Much more research is needed to take this number from a napkin-math estimate to an actual measurement of nature. Studies so far have been hampered by the technology researchers use to study the proteome. Traditional proteomics analysis methods like mass spectroscopy can only measure a fraction of the proteins in a cell at a time. But with next-generation proteomics technologies like the Nautilus platform, this may soon change. The PrISM framework at the heart of the Nautilus proteomics platform is designed to identify and quantify over 95% of the proteins in a biological sample.

Genomics vs. proteomics applications

The study of genes and proteins can achieve different purposes, both in research and clinical applications. Which one researchers should use depends on what they’d like to learn, but most often, the two approaches complement each other. 

There are some instances where a gene’s effects are well understood, and genomic approaches are well suited to answering questions. For instance, a certain mutation may cause a disease, or could confer resistance to a disease, in which case genetic testing would be an appropriate approach. Any time researchers are looking for the root of a biological process, it can make sense to trace it all the way back to the genes.

But as we’ve outlined above, genes aren’t always expressed the same way. They determine what proteins cells can possibly make, but the proteins themselves are doing the heavy lifting. Having a comprehensive genome sequence in-hand for an organism does not reveal the full story what’s happening in a cell or sample of interest now. When studying the mechanisms of on-going cellular processes, it’s far more useful to also look at the proteome to see what proteins are present, in what abundances, and how they’re interacting with one another to carry out cellular functions. 

When developing therapeutics, researchers really need to understand what’s happening at the protein level. That’s why proteomic analysis, rather than genomic analysis, can be a more direct route to drug development. Knowing what proteins are over- or under- represented in a disease state can help researchers identify biomarkers for diagnosis as well as a specific protein targets for drugs. For example, proteomics can help in the development of precision medicine against cancer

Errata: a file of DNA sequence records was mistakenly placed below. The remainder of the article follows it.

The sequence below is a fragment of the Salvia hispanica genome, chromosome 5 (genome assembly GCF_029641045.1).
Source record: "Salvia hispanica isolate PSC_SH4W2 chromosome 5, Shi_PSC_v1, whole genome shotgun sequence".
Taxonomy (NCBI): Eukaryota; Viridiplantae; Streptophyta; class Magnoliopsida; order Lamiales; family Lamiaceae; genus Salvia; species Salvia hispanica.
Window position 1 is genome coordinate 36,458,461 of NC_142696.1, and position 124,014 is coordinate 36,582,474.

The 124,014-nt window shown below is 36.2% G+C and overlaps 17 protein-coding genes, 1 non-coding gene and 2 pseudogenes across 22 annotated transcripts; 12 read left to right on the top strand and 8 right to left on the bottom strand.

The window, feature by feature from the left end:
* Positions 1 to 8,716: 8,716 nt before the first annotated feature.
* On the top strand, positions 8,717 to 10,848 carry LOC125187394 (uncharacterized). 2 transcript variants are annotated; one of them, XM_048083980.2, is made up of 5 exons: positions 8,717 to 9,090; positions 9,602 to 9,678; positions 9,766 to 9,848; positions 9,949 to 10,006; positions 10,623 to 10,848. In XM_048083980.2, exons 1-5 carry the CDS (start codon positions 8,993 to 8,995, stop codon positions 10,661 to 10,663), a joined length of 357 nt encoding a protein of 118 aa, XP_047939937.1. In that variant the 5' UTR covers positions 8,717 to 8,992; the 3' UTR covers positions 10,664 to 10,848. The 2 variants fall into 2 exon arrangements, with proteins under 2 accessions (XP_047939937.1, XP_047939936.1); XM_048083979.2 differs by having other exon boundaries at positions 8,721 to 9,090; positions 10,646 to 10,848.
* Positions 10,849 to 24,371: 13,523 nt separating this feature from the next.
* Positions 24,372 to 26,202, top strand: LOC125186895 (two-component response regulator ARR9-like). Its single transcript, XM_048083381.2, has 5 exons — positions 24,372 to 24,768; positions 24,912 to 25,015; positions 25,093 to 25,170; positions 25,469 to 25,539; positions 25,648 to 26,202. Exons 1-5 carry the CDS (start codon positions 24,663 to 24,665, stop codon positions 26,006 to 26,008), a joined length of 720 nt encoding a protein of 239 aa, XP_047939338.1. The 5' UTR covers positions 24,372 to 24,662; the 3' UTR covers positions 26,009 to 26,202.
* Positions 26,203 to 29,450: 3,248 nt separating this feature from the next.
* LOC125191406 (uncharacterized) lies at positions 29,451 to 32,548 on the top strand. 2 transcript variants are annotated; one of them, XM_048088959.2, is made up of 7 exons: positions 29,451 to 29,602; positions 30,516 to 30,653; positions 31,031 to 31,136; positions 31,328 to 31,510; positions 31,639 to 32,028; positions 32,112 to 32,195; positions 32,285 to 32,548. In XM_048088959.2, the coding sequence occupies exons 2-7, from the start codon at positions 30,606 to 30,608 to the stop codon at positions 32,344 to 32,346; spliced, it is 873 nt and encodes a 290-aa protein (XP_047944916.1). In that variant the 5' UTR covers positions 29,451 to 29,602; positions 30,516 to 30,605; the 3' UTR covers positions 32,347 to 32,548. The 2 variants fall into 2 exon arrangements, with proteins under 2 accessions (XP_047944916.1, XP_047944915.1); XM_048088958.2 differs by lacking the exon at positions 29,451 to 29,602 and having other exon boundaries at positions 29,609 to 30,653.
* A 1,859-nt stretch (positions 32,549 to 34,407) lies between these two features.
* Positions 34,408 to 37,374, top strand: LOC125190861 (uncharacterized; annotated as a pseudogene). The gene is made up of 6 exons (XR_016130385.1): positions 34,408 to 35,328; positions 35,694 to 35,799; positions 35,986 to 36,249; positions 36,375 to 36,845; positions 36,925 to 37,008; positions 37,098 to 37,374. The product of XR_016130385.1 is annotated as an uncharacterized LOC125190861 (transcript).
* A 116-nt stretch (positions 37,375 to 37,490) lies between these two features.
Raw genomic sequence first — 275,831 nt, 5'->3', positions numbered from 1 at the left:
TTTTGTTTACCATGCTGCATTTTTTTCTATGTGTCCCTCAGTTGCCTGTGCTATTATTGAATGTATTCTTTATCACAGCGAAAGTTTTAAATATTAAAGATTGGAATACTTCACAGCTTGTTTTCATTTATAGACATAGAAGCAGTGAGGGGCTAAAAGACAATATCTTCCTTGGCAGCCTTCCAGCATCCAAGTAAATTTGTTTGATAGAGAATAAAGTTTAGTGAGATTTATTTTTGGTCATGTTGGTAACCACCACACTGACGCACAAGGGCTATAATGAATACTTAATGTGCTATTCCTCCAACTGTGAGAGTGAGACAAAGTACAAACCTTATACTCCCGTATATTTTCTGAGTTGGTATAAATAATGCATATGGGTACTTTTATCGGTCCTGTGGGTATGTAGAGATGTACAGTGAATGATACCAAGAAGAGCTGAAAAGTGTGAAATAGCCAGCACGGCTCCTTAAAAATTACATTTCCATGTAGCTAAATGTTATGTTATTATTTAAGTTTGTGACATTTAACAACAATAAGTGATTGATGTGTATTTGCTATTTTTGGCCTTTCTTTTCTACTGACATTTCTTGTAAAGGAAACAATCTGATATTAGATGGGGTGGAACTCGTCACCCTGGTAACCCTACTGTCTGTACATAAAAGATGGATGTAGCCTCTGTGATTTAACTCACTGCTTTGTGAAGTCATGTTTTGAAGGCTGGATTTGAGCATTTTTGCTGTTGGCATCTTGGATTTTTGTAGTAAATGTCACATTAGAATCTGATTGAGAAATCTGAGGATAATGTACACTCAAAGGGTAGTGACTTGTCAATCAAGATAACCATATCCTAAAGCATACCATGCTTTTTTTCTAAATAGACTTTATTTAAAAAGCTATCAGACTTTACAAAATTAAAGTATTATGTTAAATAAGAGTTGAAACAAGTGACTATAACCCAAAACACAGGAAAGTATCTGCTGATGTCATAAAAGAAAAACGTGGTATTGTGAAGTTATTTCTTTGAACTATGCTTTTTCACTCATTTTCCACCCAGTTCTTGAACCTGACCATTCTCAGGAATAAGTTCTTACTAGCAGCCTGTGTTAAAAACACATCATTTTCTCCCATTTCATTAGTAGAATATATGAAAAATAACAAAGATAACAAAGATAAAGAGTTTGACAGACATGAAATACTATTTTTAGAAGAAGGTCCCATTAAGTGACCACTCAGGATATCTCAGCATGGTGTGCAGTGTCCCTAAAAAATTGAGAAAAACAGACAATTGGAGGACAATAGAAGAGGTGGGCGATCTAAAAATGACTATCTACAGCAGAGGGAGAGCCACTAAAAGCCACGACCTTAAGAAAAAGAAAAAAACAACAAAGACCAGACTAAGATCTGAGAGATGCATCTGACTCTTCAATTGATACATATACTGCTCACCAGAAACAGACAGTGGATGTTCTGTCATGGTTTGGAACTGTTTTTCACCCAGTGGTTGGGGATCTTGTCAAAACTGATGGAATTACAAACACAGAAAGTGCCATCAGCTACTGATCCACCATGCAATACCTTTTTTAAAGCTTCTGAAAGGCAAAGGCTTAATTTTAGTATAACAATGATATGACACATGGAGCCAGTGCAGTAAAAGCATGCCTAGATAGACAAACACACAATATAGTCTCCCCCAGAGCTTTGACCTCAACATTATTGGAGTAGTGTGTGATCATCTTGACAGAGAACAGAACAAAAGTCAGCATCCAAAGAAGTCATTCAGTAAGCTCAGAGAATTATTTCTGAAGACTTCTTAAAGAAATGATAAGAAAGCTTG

Another promising avenue for proteomics in disease research is learning how proteoforms impact disease. For instance, Alzheimer’s disease is associated with changes to a protein called “tau.”  This is an incredibly complex protein known for having many post-translational modifications. Tau studies are a prime example of how proteomics, rather than genomics, is required to understand the complex relationships between health and disease.

Find more applications of proteomics.

Combining genomics and proteomics for a better future

As we enter an era where scientists leverage biotechnologies to solve a wide array of existential crises, looking at the genome or proteome in isolation won’t cut it. Researchers must leverage both of these powerful sources of biological insight to drive the development of novel solutions that create a better future for everyone. New technologies like the Nautilus Proteome Analysis Platform are designed to help us achieve this better future.

Want to learn more? Check out Nautilus’ recent white paper series on “The proteomics revolution” for more on the promise of proteomics.